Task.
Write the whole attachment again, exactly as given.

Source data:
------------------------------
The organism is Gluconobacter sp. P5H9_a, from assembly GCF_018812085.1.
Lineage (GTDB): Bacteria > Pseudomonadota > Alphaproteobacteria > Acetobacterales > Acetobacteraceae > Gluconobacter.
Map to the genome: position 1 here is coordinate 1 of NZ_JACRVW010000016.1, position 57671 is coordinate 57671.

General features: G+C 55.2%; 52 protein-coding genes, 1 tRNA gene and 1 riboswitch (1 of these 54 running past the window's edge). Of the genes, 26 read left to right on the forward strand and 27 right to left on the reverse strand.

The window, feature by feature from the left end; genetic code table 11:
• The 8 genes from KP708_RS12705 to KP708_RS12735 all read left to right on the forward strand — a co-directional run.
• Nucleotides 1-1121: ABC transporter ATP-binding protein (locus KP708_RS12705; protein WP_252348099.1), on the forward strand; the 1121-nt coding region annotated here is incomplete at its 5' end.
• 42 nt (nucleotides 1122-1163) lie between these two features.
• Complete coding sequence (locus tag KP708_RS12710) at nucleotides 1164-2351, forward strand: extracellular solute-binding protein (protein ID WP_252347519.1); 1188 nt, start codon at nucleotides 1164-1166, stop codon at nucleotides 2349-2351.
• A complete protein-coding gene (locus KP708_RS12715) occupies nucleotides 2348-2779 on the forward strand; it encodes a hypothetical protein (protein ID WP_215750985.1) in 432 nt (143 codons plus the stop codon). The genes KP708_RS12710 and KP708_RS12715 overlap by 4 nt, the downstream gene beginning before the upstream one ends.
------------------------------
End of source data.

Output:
The organism is Gluconobacter sp. P5H9_a, from assembly GCF_018812085.1.
Lineage (GTDB): Bacteria > Pseudomonadota > Alphaproteobacteria > Acetobacterales > Acetobacteraceae > Gluconobacter.
Map to the genome: position 1 here is coordinate 1 of NZ_JACRVW010000016.1, position 57671 is coordinate 57671.

General features: G+C 55.2%; 52 protein-coding genes, 1 tRNA gene and 1 riboswitch (1 of these 54 running past the window's edge). Of the genes, 26 read left to right on the forward strand and 27 right to left on the reverse strand.

The window, feature by feature from the left end; genetic code table 11:
• The 8 genes from KP708_RS12705 to KP708_RS12735 all read left to right on the forward strand — a co-directional run.
• Nucleotides 1-1121: ABC transporter ATP-binding protein (locus KP708_RS12705; protein WP_252348099.1), on the forward strand; the 1121-nt coding region annotated here is incomplete at its 5' end.
• 42 nt (nucleotides 1122-1163) lie between these two features.
• Complete coding sequence (locus tag KP708_RS12710) at nucleotides 1164-2351, forward strand: extracellular solute-binding protein (protein ID WP_252347519.1); 1188 nt, start codon at nucleotides 1164-1166, stop codon at nucleotides 2349-2351.
• A complete protein-coding gene (locus KP708_RS12715) occupies nucleotides 2348-2779 on the forward strand; it encodes a hypothetical protein (protein ID WP_215750985.1) in 432 nt (143 codons plus the stop codon). The genes KP708_RS12710 and KP708_RS12715 overlap by 4 nt, the downstream gene beginning before the upstream one ends.